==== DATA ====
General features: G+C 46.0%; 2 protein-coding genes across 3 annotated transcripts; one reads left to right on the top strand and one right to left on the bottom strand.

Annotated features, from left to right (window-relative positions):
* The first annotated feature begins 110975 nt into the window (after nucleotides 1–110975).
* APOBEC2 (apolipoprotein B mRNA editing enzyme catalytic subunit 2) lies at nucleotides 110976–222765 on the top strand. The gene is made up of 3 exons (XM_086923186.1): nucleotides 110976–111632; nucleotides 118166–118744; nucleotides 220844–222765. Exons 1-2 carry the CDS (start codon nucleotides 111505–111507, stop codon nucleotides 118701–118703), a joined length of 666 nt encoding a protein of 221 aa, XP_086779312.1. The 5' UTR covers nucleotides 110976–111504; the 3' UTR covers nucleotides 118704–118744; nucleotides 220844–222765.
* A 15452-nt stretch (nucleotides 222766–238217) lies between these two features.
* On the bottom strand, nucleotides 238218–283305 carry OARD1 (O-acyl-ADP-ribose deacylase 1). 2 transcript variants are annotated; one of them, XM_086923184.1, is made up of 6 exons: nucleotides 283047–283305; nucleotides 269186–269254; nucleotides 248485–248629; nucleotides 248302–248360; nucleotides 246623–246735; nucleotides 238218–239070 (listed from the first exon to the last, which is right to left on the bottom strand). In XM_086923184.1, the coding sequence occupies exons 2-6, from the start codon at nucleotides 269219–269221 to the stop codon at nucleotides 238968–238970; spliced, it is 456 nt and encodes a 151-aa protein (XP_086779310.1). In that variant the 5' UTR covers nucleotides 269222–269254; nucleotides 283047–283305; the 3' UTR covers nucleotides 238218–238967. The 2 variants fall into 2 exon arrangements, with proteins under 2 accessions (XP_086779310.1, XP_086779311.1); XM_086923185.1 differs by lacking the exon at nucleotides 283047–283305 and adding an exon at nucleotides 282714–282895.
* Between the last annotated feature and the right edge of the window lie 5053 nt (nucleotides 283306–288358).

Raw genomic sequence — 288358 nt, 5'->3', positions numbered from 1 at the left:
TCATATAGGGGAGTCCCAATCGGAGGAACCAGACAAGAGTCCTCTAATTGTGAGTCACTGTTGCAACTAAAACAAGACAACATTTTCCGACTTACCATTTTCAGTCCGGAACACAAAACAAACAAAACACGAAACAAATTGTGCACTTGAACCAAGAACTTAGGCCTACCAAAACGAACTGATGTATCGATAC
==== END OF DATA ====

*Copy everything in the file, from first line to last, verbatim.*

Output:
General features: G+C 46.0%; 2 protein-coding genes across 3 annotated transcripts; one reads left to right on the top strand and one right to left on the bottom strand.

Annotated features, from left to right (window-relative positions):
* The first annotated feature begins 110975 nt into the window (after nucleotides 1–110975).
* APOBEC2 (apolipoprotein B mRNA editing enzyme catalytic subunit 2) lies at nucleotides 110976–222765 on the top strand. The gene is made up of 3 exons (XM_086923186.1): nucleotides 110976–111632; nucleotides 118166–118744; nucleotides 220844–222765. Exons 1-2 carry the CDS (start codon nucleotides 111505–111507, stop codon nucleotides 118701–118703), a joined length of 666 nt encoding a protein of 221 aa, XP_086779312.1. The 5' UTR covers nucleotides 110976–111504; the 3' UTR covers nucleotides 118704–118744; nucleotides 220844–222765.
* A 15452-nt stretch (nucleotides 222766–238217) lies between these two features.
* On the bottom strand, nucleotides 238218–283305 carry OARD1 (O-acyl-ADP-ribose deacylase 1). 2 transcript variants are annotated; one of them, XM_086923184.1, is made up of 6 exons: nucleotides 283047–283305; nucleotides 269186–269254; nucleotides 248485–248629; nucleotides 248302–248360; nucleotides 246623–246735; nucleotides 238218–239070 (listed from the first exon to the last, which is right to left on the bottom strand). In XM_086923184.1, the coding sequence occupies exons 2-6, from the start codon at nucleotides 269219–269221 to the stop codon at nucleotides 238968–238970; spliced, it is 456 nt and encodes a 151-aa protein (XP_086779310.1). In that variant the 5' UTR covers nucleotides 269222–269254; nucleotides 283047–283305; the 3' UTR covers nucleotides 238218–238967. The 2 variants fall into 2 exon arrangements, with proteins under 2 accessions (XP_086779310.1, XP_086779311.1); XM_086923185.1 differs by lacking the exon at nucleotides 283047–283305 and adding an exon at nucleotides 282714–282895.
* Between the last annotated feature and the right edge of the window lie 5053 nt (nucleotides 283306–288358).

Raw genomic sequence — 288358 nt, 5'->3', positions numbered from 1 at the left:
TCATATAGGGGAGTCCCAATCGGAGGAACCAGACAAGAGTCCTCTAATTGTGAGTCACTGTTGCAACTAAAACAAGACAACATTTTCCGACTTACCATTTTCAGTCCGGAACACAAAACAAACAAAACACGAAACAAATTGTGCACTTGAACCAAGAACTTAGGCCTACCAAAACGAACTGATGTATCGATAC